The Complete IMDB Top 250, Part One

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The Complete IMDB Top 250, Part One

Postby Luhks on Tue Oct 13, 2009 5:56 am

Please click the link. The blog version looks infinitely better.
http://sluhks.blogspot.com/2009/10/imdb-top-250-part-one-by-luhks.html

The IMDB Top 250 is probably the most well-known movie list in the world, composed by aggregating the votes of thousands of normal moviegoers. In January 2009, I set out on a quest to watch, rate, and review the entire collection. My quest is nearing completion, and I present, in chronological order, the first group of films.


The Kid (1921)

“A picture with a smile – and perhaps, a tear.”

This simple title card description summarizes Chaplin’s modus operandi quite well. The Kid teeters back and forth between pathos and slapstick. Unlike other Chaplin classics, though, the tears invoked by the melodrama actually might outnumber the smiles. A desperate unwed mother abandons her newborn child, hoping to give him a more fortunate upbringing. Instead, the boy ends up being raised by a man equally poor man, as the mother quickly ascends to the upper class. The touching relationship between son and his accidental father carries the majority of this film. In poverty, both the Tramp and the Kid still lead rich lives, as long as the other is present.

Luhks Rating: *****


Safety Last! (1923)

”Will you climb the Bolton Building - twelve floors – for five hundred dollars? / Say, for five hundred dollars, I’d climb to Heaven and hang by my heels from the pearly gates.”

Harold Lloyd is remembered (or, perhaps more accurately, has been forgotten) as the third genius of silent comedy behind Buster Keaton and Charlie Chaplin. Safety Last, his most famous feature, is built from the same components: the unnamed protagonist of humble origins, devoted to a single love interest, as he stumbles his way from one sight gag to the next. Lloyd’s bespectacled screen persona displays neither Chaplin’s comic charm nor Keaton’s impeccable physical timing. Nevertheless, Safety Last still forges its own legacy with one unforgettable set piece. Lloyd the actor compensates for his shortcomings by putting his own life and limb at risk to please his audience. At the same time, his character does precisely the same thing to impress his girl. Unable to climb the proverbial corporate ladder, Lloyd's only option is to climb a 12-story department store with his bare hands. The stunt work impresses, even when the humor and storytelling do not.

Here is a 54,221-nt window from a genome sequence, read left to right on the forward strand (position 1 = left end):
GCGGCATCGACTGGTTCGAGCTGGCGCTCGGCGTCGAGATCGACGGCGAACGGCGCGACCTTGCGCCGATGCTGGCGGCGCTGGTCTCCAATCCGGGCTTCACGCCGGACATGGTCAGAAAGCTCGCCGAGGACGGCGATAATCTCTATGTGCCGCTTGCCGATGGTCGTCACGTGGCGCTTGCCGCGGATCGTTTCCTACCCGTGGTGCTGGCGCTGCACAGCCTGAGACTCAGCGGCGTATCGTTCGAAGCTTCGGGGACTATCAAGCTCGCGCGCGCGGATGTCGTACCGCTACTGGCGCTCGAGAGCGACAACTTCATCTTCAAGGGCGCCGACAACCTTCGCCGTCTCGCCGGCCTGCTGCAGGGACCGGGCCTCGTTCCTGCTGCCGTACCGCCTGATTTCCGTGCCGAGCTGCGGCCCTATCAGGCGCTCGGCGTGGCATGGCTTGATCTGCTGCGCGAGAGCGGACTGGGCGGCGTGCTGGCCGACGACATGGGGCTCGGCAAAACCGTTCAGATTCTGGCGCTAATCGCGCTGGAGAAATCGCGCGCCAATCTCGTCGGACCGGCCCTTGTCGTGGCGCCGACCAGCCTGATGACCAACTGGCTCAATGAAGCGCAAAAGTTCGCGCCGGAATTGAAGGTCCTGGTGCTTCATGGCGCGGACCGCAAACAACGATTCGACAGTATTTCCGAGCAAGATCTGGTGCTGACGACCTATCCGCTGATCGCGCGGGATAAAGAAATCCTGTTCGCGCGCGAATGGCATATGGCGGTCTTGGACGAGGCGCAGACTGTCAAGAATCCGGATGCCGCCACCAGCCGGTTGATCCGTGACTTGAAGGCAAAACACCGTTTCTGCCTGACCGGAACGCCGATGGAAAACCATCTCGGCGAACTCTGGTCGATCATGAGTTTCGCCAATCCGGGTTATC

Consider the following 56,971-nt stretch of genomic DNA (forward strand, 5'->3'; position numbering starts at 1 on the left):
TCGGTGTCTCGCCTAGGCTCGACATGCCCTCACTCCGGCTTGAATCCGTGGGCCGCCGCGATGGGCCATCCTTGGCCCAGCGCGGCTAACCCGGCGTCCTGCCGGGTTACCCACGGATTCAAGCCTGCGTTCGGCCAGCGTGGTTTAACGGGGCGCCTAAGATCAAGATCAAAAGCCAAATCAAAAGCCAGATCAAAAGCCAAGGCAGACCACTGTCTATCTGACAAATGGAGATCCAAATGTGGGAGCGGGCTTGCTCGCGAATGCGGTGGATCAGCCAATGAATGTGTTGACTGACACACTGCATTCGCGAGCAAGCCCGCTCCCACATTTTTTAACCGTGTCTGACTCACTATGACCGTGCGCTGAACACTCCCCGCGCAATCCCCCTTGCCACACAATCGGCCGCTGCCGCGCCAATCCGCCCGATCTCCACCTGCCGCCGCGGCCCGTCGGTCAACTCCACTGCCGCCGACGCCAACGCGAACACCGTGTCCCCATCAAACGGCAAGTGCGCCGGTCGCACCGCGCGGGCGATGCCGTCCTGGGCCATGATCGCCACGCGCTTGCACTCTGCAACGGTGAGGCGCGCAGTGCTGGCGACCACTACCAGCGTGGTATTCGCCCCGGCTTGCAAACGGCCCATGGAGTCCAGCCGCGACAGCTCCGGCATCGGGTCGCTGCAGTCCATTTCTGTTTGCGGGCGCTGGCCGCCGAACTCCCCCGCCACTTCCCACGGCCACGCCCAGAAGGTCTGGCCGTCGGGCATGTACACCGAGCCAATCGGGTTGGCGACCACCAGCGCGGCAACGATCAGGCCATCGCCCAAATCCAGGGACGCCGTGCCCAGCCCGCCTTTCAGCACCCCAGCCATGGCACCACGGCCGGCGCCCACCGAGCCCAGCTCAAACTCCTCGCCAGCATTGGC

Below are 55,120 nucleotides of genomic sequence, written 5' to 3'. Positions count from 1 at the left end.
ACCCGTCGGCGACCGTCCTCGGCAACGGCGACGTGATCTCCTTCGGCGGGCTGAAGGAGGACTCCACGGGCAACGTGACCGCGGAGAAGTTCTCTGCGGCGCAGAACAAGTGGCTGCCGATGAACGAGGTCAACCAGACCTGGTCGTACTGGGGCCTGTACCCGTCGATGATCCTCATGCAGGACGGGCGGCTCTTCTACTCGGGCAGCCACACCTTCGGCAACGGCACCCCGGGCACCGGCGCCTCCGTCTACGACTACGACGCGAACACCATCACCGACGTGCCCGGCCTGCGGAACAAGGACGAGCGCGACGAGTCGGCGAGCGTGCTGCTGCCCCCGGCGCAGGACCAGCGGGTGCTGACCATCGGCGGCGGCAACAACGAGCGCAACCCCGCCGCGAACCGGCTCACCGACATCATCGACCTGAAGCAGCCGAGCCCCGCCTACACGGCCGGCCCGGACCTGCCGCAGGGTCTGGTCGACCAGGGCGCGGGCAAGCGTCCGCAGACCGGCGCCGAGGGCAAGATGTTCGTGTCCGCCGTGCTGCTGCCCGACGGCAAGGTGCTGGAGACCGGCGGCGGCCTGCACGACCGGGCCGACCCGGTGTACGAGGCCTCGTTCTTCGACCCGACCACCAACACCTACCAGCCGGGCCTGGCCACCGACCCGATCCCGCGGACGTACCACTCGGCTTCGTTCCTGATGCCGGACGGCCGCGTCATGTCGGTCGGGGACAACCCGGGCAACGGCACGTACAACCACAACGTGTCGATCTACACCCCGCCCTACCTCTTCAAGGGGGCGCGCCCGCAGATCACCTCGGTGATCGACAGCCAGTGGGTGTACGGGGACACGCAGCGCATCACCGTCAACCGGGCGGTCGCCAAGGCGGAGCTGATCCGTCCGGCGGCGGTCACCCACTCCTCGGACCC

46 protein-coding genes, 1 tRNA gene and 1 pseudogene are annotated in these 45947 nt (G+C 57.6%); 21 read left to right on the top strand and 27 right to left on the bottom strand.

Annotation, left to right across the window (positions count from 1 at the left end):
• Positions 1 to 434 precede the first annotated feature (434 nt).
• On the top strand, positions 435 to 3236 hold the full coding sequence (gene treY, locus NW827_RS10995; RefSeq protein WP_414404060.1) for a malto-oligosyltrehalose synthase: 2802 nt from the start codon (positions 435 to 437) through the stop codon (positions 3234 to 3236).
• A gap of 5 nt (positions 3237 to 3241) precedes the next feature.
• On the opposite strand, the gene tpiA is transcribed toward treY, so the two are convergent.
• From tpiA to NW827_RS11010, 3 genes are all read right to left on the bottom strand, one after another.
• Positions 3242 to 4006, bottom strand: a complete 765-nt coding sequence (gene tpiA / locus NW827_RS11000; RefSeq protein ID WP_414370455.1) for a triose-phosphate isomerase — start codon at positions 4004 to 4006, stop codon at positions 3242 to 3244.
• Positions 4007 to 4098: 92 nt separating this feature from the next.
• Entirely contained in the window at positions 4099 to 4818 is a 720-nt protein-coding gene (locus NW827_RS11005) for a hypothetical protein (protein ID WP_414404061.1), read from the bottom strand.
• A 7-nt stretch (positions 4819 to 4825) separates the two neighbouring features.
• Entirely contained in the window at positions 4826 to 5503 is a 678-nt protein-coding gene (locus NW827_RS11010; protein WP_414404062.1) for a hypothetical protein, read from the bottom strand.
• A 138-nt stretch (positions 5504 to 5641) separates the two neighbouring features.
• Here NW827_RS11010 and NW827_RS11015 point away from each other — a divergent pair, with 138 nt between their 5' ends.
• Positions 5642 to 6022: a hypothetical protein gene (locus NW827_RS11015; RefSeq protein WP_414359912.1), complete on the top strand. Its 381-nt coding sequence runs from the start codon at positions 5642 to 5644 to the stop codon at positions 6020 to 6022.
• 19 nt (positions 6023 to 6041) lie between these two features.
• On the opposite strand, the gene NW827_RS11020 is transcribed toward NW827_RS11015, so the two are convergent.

Luhks Rating: *****

Sherlock, Jr. (1924)

”By the next day the master mind had completely solved the mystery – with the exception of locating the pearls and finding the thief.”

At only 44 minutes long, Sherlock Jr. could be classified as either a short or a feature film. Despite running short in minutes, this Buster Keaton feature runs long with imagination. Keaton plays a downtrodden movie projectionist, hoping to win a girl's heart heart, while also training to become a detective. When his luck in his waking life takes a downturn, he reinvents himself in a dream. From this point, Sherlock Jr. achieves more than one instance of movie magic, in a literal sense. Keaton approaches surrealism with one expertly crafted illusion after another. When the dreaming projectionist walks through the screen into the movie universe, Keaton seems to express his own desire that his films might cross directly over the barrier between the eyes and the human imagination.

Luhks Rating: *****

The Gold Rush (1925)

Say, there, that’s no stowaway. That’s Big Jim’s partner, the multi-millionaire!”

Strangely, a plot summary of this silent comedy might sound terribly depressing. A lone prospector travels to the frozen Klondike in search of gold. He battles against the elements, and such severe starvation that he must eat his own shoe to stave off hunger. At a nearby dance hall, he faces constant cruelty from a woman he adores, her group of friends, and her bully of a boyfriend. He also faces life-threatening dangers from a homicidal miner, a ferocious black bear, and his own mad companion who nearly resorts to cannibalism. The film somehow manages to remain an extremely light-hearted comedy throughout all of these morbid events, because, in essence, Chaplin's films are live-action cartoons. Perhaps a more accurate statement would be: many cartoons are essentially hand-drawn imitations of Chaplin. The Gold Rush features Chaplin at his most cartoonish, in the most complimentary sense of the word.